The Darfon subsidiary QPAD not only offers mice and keyboards, but also several gaming headsets. The most expensive of the models, the QH-700, is in our test here.
QPAD currently sells the headset for 100 Euros. The company promises the usual qualities for the called price: The QH-700 is supposed to offer a high playback and recording quality and at the same time adapt to the head’s shape with various degrees of freedom. Whether all these promises are justified, we clarify in the following.
|Frequency range:||15 – 25,000 Hz|
|Microphone frequency range:||100 – 12,000 Hz|
|Price||€ 80.35 *|
Scope of delivery
When it comes to the scope of delivery, QPAD provides a fairly standard package: in addition to the QH-700 itself, which already has the four-pin connector cable permanently mounted, there is another cable with two three-pin connectors, a clip-on microphone, and a short manual.
The permanently mounted, sleeved cable measures 1.3 m. The optional extension cable for playback devices with two separate audio jacks is 2.0 m long and not sleeved.
Design & Workmanship
The QH-700 relies on a typical design: The two ear cups are tiltably mounted between two pivoting metal arms each. Both arms are connected by the padded and leatherette-covered headband. This can be extended by a total of 35 mm in nine steps on each side.
The audio cable is attached to the left ear cup, which also houses the jack socket for the microphone. This consists of a rigid plastic arm, so the recording diaphragm is located at a fixed point to the left of the mouth. In addition, there are two controls on the left ear cup: a mute button for the microphone as well as a volume wheel, through which the audio signal of the playback device can be attenuated afterwards.
The QH-700’s headband is made of metal, as mentioned earlier. Away from it, QPAD relies on synthetic leather and plastic. The latter is largely matte black, but there are some high-gloss elements on the ear cups as well.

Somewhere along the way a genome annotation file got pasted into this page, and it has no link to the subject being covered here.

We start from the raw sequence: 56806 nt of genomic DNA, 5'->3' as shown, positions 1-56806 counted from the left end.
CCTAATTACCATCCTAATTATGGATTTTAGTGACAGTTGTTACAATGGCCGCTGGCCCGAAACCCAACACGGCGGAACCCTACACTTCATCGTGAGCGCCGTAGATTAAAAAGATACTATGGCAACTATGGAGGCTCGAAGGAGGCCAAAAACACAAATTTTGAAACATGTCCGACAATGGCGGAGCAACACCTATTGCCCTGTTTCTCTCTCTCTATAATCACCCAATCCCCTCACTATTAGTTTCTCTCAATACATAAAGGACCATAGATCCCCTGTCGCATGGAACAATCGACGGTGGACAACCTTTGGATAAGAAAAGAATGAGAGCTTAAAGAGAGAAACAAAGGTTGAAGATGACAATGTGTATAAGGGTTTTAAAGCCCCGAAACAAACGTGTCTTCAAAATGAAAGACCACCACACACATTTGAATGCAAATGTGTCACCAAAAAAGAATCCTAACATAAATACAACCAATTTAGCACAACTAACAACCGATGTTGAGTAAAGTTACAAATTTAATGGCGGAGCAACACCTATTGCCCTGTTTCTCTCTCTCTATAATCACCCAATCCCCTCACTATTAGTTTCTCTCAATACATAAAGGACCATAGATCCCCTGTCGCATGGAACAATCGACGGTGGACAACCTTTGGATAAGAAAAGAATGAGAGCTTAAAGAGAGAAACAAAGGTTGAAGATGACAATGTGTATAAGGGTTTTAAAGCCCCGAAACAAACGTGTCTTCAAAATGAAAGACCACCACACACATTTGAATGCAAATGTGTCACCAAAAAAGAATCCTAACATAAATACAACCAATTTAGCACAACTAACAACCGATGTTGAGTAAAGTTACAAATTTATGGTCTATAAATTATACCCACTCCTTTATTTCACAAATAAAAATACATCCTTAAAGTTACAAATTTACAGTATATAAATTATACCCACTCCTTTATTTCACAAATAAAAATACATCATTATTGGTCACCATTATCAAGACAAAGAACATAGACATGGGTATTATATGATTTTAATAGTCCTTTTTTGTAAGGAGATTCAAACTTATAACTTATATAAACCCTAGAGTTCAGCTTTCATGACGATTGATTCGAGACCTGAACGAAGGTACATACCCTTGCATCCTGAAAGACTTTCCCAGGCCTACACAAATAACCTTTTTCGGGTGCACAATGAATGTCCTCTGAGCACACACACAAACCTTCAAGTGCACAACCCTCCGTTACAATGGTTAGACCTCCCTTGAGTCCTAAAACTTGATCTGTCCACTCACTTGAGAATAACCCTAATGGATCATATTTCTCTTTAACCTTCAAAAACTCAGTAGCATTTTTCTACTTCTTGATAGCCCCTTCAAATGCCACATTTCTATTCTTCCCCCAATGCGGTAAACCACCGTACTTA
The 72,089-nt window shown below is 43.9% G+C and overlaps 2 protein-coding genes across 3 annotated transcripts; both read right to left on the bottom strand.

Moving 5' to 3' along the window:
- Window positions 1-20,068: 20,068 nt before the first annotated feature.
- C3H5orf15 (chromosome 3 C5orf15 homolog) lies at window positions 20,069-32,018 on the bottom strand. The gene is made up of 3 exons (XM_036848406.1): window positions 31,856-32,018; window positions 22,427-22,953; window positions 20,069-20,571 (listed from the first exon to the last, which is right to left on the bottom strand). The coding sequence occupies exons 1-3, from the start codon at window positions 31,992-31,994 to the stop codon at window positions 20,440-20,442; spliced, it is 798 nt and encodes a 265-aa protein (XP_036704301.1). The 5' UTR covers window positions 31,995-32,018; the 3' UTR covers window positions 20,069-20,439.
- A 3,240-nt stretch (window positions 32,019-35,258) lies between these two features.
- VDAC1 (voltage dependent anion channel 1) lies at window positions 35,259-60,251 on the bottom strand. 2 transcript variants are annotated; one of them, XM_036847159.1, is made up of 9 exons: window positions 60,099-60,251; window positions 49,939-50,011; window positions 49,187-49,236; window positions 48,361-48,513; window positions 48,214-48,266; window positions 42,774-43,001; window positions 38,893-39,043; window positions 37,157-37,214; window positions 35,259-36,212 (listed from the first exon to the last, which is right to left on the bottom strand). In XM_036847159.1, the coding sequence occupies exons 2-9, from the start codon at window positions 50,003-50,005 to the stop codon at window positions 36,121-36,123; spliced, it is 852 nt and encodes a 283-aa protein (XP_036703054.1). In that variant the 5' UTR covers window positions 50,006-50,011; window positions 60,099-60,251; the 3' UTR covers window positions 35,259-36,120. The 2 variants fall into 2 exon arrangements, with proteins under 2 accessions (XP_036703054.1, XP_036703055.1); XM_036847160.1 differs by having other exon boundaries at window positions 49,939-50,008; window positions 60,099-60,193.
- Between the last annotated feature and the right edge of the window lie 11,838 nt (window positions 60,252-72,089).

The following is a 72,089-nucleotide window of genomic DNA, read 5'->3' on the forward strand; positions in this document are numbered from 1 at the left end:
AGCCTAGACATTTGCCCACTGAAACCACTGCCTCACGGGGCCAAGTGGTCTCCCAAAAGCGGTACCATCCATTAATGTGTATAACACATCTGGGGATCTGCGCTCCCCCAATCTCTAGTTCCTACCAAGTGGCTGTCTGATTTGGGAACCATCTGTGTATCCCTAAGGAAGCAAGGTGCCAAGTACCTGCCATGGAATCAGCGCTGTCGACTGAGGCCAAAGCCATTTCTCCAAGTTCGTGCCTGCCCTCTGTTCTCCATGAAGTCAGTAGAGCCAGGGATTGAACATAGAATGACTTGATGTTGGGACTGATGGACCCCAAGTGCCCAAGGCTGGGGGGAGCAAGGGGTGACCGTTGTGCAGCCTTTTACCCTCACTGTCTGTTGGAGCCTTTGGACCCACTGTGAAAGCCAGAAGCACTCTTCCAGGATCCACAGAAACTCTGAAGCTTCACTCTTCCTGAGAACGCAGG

The headset’s build quality is good: all individual parts are neatly crafted and firmly connected. We couldn’t find any workmanship flaws, but some PC users might have wished for a nylon sheathing for the cable splitter. It is also noticeable that there is a light-colored stripe behind the cover fabric in the left ear cup, which stands out against the otherwise black background.
The QPAD QH-700 can be adjusted in height and has tiltable and rotatable ear cups – this allows the headset to adapt well to different head shapes. We found the headset comfortable even after several hours of use: the maximum height setting is comfortable even for people with large heads, and the tilt and swivel features go far enough to fit perfectly.
We also liked the contact pressure: Tight enough for the headset to fit properly, but still loose enough not to bother you even after a long time. Those who are very sensitive to heat might only be bothered by the heat development on the ears: For an over-ear headset, the QH-700 is absolutely within reason here, but the ears do get a bit warmer due to the design.
Recording and playback quality
With regard to playback quality, the QPAD QH-700 can convince in many points. In the mids and highs, the QH-700 struck us as present, but at the same time not overbearing. Downwards, audible frequencies are possible from about 40 Hertz, but low tones only become really present later. A real low bass is thus not present, the tuning is rather focused on higher frequencies. Again, the sense of space that the headset can convey is positive.
It also looks good in principle in terms of noise: There is no background noise or other conspicuous features in the sound reproduction itself. Nevertheless, we could hear a quiet, crackling noise throughout the test, which obviously comes from the ear padding. This interference did not completely disappear even after a longer wearing time. We can’t say for sure whether we got a Monday model here or whether the problem affects all headsets.
The recording quality of the headset is good: The timbre is not perfectly true to the original, but slightly discolored; however, apart from that, the microphone is consistently successful. There is no significant background noise, and the recording diaphragm is far enough away from the mouth to not overload on the critical popping sounds. Thus, for everyday voice chat use, the QH-700 is well suited.
With the QH-700, QPAD offers a headset that can convince in several points. For a starting price of €100, the company promises typical features with various ergonomic options as well as good playback and recording quality – and these promises can largely be kept.
There is nothing to complain about in terms of build quality on the QH-700, and the ergonomics in particular could convince us: even after several hours, the headset did not make us uncomfortable. The microphone is also well implemented: The timbre is not quite perfect, but the speech quality is well sufficient for everyday use.
The playback quality also looks good in principle, but new standards are not set here. The bass might be too restrained for some users, but we were impressed by the headphones’ sense of space. However, our listening experience was marred by the crackling ear padding.
If you are not too sensitive to noise and can thus block out the quiet crackling, you will be able to enjoy the headset.